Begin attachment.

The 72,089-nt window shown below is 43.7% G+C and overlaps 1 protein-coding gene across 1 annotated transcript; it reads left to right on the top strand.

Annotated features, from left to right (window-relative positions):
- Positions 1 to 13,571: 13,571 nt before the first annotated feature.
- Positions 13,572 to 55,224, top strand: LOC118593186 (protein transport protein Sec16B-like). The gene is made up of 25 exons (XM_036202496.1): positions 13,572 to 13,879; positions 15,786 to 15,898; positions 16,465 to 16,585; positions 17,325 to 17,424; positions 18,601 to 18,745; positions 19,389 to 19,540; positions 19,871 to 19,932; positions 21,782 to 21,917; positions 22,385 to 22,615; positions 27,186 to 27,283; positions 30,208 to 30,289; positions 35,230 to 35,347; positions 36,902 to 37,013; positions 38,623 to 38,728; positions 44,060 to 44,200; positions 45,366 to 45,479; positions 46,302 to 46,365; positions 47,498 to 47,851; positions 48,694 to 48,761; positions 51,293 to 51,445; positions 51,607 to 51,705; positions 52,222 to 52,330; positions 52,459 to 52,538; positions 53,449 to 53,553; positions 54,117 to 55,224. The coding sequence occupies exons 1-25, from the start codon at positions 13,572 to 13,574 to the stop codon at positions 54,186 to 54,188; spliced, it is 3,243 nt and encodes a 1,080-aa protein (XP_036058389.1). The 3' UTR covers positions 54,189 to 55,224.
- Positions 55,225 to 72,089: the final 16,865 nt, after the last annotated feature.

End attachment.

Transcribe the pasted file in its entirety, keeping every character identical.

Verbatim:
The 72,089-nt window shown below is 43.7% G+C and overlaps 1 protein-coding gene across 1 annotated transcript; it reads left to right on the top strand.

Annotated features, from left to right (window-relative positions):
- Positions 1 to 13,571: 13,571 nt before the first annotated feature.
- Positions 13,572 to 55,224, top strand: LOC118593186 (protein transport protein Sec16B-like). The gene is made up of 25 exons (XM_036202496.1): positions 13,572 to 13,879; positions 15,786 to 15,898; positions 16,465 to 16,585; positions 17,325 to 17,424; positions 18,601 to 18,745; positions 19,389 to 19,540; positions 19,871 to 19,932; positions 21,782 to 21,917; positions 22,385 to 22,615; positions 27,186 to 27,283; positions 30,208 to 30,289; positions 35,230 to 35,347; positions 36,902 to 37,013; positions 38,623 to 38,728; positions 44,060 to 44,200; positions 45,366 to 45,479; positions 46,302 to 46,365; positions 47,498 to 47,851; positions 48,694 to 48,761; positions 51,293 to 51,445; positions 51,607 to 51,705; positions 52,222 to 52,330; positions 52,459 to 52,538; positions 53,449 to 53,553; positions 54,117 to 55,224. The coding sequence occupies exons 1-25, from the start codon at positions 13,572 to 13,574 to the stop codon at positions 54,186 to 54,188; spliced, it is 3,243 nt and encodes a 1,080-aa protein (XP_036058389.1). The 3' UTR covers positions 54,189 to 55,224.
- Positions 55,225 to 72,089: the final 16,865 nt, after the last annotated feature.